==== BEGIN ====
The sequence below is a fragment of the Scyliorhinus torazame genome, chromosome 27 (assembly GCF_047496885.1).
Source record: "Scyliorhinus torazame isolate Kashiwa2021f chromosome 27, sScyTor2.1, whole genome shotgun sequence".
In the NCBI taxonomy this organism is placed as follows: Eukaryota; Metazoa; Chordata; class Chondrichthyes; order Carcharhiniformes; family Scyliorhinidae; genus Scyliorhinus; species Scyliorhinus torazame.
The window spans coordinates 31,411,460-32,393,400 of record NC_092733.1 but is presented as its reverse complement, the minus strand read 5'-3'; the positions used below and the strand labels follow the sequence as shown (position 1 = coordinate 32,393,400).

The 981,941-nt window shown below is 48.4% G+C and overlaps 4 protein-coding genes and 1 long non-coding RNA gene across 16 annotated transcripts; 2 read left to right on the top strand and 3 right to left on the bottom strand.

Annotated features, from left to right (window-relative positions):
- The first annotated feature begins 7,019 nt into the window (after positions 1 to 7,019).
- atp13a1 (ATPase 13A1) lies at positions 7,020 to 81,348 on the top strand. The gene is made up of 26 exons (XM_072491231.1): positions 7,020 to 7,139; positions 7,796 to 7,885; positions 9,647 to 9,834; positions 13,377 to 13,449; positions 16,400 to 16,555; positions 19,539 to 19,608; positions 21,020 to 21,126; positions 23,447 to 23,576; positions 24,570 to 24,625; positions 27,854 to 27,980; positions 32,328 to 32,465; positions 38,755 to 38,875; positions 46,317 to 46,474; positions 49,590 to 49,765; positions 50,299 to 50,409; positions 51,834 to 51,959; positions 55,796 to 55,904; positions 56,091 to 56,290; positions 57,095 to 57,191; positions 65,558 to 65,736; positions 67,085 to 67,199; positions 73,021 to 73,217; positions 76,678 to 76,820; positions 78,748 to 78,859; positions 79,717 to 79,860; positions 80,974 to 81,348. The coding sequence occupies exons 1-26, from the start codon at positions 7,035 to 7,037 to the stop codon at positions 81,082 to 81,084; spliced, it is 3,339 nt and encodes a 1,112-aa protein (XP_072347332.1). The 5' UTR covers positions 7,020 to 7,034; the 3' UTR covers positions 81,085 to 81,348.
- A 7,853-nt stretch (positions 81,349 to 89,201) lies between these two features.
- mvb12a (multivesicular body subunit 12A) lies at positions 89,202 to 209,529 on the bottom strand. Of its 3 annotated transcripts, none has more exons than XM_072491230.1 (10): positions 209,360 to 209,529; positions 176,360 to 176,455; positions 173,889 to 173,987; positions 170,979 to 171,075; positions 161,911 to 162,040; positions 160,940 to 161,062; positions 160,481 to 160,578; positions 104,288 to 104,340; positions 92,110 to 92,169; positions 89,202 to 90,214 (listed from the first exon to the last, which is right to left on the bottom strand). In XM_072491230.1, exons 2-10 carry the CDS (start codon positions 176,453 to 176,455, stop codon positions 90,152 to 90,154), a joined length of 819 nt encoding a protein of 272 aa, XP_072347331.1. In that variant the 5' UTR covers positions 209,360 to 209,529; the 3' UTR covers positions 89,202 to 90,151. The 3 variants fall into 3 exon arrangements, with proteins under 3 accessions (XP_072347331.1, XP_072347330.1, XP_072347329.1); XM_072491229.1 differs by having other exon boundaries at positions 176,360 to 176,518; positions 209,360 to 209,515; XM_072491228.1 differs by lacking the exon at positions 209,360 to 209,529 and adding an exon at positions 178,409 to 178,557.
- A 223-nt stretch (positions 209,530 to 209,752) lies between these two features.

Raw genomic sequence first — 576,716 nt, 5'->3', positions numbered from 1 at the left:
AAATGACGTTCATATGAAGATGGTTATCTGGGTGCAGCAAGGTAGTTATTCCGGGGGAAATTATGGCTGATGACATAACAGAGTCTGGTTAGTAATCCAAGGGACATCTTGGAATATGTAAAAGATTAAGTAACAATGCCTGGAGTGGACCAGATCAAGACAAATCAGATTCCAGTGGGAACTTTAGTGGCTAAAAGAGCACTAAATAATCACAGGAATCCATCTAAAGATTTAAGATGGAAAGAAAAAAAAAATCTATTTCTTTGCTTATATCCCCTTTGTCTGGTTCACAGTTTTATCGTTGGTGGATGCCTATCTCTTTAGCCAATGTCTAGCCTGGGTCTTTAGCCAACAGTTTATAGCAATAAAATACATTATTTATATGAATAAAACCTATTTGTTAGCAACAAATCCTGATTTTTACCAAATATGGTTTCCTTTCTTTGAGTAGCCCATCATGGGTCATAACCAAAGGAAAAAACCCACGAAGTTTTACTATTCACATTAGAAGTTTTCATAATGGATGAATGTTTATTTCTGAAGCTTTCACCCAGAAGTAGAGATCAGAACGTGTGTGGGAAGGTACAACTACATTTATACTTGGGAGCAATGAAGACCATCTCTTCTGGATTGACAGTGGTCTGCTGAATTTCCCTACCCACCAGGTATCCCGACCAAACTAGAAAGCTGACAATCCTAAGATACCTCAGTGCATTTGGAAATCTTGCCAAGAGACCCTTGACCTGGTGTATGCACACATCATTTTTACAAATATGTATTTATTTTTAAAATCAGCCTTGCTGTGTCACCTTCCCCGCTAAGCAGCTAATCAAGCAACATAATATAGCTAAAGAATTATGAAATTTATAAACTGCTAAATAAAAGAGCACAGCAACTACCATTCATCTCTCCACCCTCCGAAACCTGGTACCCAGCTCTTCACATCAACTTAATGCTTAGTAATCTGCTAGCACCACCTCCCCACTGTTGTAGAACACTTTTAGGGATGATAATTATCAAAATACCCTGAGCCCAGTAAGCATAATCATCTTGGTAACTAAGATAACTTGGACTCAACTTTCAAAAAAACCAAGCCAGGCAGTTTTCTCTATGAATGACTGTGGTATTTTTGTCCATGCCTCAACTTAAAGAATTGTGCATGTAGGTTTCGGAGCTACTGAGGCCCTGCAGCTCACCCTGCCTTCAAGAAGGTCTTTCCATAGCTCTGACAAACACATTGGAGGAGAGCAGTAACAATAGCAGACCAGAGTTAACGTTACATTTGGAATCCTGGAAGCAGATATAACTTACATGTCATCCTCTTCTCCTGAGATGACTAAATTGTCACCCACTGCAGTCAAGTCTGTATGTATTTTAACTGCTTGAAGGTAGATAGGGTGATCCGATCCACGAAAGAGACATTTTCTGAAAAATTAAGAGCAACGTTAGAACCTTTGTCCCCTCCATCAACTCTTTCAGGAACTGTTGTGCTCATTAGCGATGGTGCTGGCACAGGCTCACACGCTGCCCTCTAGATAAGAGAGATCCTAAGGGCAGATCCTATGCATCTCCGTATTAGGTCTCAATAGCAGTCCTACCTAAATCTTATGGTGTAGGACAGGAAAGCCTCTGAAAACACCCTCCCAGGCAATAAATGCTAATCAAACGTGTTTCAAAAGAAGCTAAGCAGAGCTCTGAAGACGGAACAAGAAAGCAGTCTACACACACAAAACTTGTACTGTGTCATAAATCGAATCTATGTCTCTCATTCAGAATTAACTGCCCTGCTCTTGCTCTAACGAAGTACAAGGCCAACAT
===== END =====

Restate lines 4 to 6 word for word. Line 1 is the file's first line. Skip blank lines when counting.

The window spans coordinates 31,411,460-32,393,400 of record NC_092733.1 but is presented as its reverse complement, the minus strand read 5'-3'; the positions used below and the strand labels follow the sequence as shown (position 1 = coordinate 32,393,400).

The 981,941-nt window shown below is 48.4% G+C and overlaps 4 protein-coding genes and 1 long non-coding RNA gene across 16 annotated transcripts; 2 read left to right on the top strand and 3 right to left on the bottom strand.

Annotated features, from left to right (window-relative positions):